Zimbabwe Electoral Commission Says Social Media Was Used To Distort Reality During Elections
The heavy use of social media to spread information among citizens, promote political messages and issuing notices during the 2018 election period in Zimbabwe is well known. WhatsApp, Facebook, Twitter etc were some of the social media platforms that were used to achieve some ends.
This has disproportionately increased the onslaught against the social media in Zimbabwe, with the Zimbabwe Electoral Commission (ZEC) saying that social media was used to distort the reality during the elections. I say its an “onslaught” because ZEC is not the only institution to have said something against the social media, Zimbabwe Republic Police and Zimbabwe Defence Forces have had their say. Here is what ZEC Chief Election Officer said;
The major lesson learned is that political egos can affect the smooth administration of electoral processes. Further, as an electoral management body, we learned that social media is a tool which can be used to distort reality by repeating misleading and untrue statements so many times that they take on the veneer of truth. The truth is that we conducted our elections in accordance with our laws. We met regional standards and were duly acknowledged to have done so.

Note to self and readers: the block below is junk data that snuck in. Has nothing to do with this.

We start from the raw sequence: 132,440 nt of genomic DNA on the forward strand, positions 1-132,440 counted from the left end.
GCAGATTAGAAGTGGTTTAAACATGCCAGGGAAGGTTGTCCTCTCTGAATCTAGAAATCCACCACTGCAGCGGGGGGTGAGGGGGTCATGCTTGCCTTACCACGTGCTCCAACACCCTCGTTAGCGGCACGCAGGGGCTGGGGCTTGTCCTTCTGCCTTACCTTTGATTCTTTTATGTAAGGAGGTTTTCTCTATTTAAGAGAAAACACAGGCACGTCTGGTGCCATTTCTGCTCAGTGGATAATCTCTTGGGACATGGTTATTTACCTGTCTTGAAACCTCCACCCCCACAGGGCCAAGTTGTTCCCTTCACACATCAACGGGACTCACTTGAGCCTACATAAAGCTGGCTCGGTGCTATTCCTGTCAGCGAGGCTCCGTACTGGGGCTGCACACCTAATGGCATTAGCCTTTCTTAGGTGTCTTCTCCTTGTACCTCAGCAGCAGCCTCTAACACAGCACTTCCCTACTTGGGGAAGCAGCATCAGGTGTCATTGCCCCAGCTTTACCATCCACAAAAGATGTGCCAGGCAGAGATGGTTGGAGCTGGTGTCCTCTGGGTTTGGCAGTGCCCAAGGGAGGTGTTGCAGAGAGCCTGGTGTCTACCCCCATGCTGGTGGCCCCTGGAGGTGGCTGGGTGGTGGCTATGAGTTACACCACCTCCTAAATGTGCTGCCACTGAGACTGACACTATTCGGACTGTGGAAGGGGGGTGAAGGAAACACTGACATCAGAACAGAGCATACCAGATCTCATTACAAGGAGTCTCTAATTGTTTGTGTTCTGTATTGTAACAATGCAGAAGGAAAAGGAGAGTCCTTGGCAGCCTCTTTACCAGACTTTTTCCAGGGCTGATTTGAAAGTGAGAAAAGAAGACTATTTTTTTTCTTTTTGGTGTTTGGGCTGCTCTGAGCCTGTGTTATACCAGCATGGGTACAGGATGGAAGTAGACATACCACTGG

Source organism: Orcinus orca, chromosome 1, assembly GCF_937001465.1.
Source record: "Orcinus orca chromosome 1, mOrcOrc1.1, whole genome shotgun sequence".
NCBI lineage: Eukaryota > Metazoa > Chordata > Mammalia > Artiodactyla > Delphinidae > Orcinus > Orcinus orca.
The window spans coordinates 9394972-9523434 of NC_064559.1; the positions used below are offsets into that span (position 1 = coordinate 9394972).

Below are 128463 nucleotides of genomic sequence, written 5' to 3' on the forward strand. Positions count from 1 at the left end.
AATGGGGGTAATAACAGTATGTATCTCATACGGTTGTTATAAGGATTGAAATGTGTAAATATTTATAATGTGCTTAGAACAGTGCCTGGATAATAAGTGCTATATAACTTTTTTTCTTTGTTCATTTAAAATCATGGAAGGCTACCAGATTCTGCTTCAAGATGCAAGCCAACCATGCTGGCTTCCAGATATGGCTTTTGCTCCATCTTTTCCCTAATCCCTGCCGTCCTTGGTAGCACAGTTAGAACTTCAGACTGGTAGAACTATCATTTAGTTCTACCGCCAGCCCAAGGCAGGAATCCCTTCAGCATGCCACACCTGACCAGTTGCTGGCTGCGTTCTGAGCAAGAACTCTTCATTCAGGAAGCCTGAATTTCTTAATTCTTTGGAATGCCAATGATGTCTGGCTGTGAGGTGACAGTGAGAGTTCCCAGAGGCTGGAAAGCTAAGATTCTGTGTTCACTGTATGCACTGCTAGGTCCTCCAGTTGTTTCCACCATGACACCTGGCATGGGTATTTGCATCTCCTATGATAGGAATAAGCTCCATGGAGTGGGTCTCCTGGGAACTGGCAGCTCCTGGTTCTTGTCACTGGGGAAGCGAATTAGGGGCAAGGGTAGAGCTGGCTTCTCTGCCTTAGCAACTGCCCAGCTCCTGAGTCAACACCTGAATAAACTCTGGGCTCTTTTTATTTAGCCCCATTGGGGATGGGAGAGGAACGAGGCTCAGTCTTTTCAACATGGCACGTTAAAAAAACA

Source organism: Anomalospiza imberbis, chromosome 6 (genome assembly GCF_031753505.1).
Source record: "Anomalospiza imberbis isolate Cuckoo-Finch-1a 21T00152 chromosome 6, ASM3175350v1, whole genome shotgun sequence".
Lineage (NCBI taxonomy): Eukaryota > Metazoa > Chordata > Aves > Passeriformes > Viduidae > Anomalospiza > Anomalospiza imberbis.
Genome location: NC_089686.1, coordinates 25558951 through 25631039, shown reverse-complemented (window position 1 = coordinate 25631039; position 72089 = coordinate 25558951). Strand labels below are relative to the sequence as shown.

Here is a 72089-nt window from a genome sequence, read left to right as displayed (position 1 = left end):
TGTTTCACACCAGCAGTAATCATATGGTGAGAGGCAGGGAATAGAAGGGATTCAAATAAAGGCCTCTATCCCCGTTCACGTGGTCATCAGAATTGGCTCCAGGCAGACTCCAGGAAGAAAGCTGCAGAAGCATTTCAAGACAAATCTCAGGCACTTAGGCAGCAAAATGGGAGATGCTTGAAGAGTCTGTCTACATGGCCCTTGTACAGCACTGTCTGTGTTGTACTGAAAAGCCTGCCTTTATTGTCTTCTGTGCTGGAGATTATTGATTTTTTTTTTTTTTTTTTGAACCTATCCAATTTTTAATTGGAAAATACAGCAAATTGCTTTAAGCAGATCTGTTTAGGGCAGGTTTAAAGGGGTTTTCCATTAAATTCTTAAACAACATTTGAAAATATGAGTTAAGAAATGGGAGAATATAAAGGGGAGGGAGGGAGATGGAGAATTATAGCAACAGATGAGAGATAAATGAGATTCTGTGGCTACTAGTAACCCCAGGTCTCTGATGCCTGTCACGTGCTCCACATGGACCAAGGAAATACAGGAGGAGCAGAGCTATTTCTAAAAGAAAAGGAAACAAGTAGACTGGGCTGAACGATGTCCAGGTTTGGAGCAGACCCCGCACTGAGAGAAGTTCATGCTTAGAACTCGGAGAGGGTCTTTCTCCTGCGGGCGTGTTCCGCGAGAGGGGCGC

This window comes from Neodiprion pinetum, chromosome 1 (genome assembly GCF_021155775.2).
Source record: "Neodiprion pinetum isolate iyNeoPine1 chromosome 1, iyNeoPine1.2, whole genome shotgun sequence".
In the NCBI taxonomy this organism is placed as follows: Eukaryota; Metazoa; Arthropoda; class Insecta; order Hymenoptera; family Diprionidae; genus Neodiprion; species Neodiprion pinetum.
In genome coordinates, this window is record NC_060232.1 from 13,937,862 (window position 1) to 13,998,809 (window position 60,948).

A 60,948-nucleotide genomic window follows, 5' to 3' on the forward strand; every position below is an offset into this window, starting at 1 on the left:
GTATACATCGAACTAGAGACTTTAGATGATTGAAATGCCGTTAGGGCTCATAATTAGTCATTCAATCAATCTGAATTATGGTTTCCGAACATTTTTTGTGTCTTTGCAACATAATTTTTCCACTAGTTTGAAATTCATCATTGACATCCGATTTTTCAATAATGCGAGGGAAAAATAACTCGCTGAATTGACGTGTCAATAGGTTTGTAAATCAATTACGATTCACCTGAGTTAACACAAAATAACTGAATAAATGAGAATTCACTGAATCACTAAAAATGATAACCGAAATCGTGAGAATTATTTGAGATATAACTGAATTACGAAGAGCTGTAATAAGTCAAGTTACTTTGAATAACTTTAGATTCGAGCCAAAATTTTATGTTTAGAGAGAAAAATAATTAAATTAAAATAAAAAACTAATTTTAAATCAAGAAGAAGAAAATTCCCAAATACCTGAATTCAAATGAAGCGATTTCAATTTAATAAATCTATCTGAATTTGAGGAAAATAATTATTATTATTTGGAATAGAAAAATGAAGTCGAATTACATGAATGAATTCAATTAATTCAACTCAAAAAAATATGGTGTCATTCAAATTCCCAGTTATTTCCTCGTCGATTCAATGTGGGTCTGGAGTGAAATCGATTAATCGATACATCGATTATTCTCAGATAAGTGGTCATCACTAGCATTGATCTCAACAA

The problem is its hard to know which reality was distorted, maybe something truthful but unfavorable information, which ZEC thought shouldn’t have been publicized or commented on, made it conclude that social media was used to distort reality. This is just my overly subjective and unfair opinion.
I know that this is me trying to be alarmist but do you think that’s its probably a warning that the internet could be switched off during the next election period? It could be a far-fetched prospect in Zimbabwe but other African countries like Gambia and Algeria have done so. Or probably another way of discouraging the use of social media not only during the election period but anytime is to follow in Uganda’s footsteps of charging a social media tax. The East African country came up with this infamous tax to curb gossip and disinformation for the government.
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